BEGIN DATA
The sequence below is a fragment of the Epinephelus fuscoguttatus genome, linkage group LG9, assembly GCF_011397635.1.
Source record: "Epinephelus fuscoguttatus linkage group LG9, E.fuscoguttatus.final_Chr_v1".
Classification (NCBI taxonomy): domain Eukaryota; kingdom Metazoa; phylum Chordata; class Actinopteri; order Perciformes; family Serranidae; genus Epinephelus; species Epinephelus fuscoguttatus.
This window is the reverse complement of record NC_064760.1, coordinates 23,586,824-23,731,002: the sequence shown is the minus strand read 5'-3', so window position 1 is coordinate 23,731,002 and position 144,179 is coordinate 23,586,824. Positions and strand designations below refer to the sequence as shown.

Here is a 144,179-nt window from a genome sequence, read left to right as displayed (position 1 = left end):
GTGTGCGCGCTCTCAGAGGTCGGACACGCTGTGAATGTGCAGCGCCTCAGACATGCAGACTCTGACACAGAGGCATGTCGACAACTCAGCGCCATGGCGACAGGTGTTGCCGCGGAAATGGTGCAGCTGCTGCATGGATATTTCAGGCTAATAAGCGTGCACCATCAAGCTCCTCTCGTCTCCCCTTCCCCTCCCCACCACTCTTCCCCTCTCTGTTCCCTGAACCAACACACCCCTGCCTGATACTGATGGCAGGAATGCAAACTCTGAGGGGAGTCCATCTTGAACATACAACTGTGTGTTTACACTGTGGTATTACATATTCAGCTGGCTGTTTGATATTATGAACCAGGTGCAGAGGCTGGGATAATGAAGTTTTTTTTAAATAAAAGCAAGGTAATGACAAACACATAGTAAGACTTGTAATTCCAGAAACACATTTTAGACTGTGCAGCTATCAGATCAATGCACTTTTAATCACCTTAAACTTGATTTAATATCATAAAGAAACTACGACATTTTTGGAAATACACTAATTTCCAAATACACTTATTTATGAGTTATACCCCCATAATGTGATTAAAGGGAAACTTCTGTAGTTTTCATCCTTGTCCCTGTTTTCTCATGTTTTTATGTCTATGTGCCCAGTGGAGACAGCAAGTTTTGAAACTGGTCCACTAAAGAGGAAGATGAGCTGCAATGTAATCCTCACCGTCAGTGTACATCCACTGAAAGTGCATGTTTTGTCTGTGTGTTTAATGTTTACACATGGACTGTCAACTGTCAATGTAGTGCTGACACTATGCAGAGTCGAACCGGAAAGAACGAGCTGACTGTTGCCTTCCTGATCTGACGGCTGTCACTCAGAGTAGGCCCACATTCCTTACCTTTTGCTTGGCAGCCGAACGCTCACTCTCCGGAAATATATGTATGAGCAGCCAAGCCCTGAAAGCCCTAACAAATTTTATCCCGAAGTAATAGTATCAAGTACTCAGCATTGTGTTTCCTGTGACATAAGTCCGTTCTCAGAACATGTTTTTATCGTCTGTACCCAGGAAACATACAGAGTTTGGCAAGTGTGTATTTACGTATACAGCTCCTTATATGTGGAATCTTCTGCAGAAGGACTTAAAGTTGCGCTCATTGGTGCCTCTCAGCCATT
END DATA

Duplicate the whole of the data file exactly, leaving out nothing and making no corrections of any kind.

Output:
The sequence below is a fragment of the Epinephelus fuscoguttatus genome, linkage group LG9, assembly GCF_011397635.1.
Source record: "Epinephelus fuscoguttatus linkage group LG9, E.fuscoguttatus.final_Chr_v1".
Classification (NCBI taxonomy): domain Eukaryota; kingdom Metazoa; phylum Chordata; class Actinopteri; order Perciformes; family Serranidae; genus Epinephelus; species Epinephelus fuscoguttatus.
This window is the reverse complement of record NC_064760.1, coordinates 23,586,824-23,731,002: the sequence shown is the minus strand read 5'-3', so window position 1 is coordinate 23,731,002 and position 144,179 is coordinate 23,586,824. Positions and strand designations below refer to the sequence as shown.

Here is a 144,179-nt window from a genome sequence, read left to right as displayed (position 1 = left end):
GTGTGCGCGCTCTCAGAGGTCGGACACGCTGTGAATGTGCAGCGCCTCAGACATGCAGACTCTGACACAGAGGCATGTCGACAACTCAGCGCCATGGCGACAGGTGTTGCCGCGGAAATGGTGCAGCTGCTGCATGGATATTTCAGGCTAATAAGCGTGCACCATCAAGCTCCTCTCGTCTCCCCTTCCCCTCCCCACCACTCTTCCCCTCTCTGTTCCCTGAACCAACACACCCCTGCCTGATACTGATGGCAGGAATGCAAACTCTGAGGGGAGTCCATCTTGAACATACAACTGTGTGTTTACACTGTGGTATTACATATTCAGCTGGCTGTTTGATATTATGAACCAGGTGCAGAGGCTGGGATAATGAAGTTTTTTTTAAATAAAAGCAAGGTAATGACAAACACATAGTAAGACTTGTAATTCCAGAAACACATTTTAGACTGTGCAGCTATCAGATCAATGCACTTTTAATCACCTTAAACTTGATTTAATATCATAAAGAAACTACGACATTTTTGGAAATACACTAATTTCCAAATACACTTATTTATGAGTTATACCCCCATAATGTGATTAAAGGGAAACTTCTGTAGTTTTCATCCTTGTCCCTGTTTTCTCATGTTTTTATGTCTATGTGCCCAGTGGAGACAGCAAGTTTTGAAACTGGTCCACTAAAGAGGAAGATGAGCTGCAATGTAATCCTCACCGTCAGTGTACATCCACTGAAAGTGCATGTTTTGTCTGTGTGTTTAATGTTTACACATGGACTGTCAACTGTCAATGTAGTGCTGACACTATGCAGAGTCGAACCGGAAAGAACGAGCTGACTGTTGCCTTCCTGATCTGACGGCTGTCACTCAGAGTAGGCCCACATTCCTTACCTTTTGCTTGGCAGCCGAACGCTCACTCTCCGGAAATATATGTATGAGCAGCCAAGCCCTGAAAGCCCTAACAAATTTTATCCCGAAGTAATAGTATCAAGTACTCAGCATTGTGTTTCCTGTGACATAAGTCCGTTCTCAGAACATGTTTTTATCGTCTGTACCCAGGAAACATACAGAGTTTGGCAAGTGTGTATTTACGTATACAGCTCCTTATATGTGGAATCTTCTGCAGAAGGACTTAAAGTTGCGCTCATTGGTGCCTCTCAGCCATT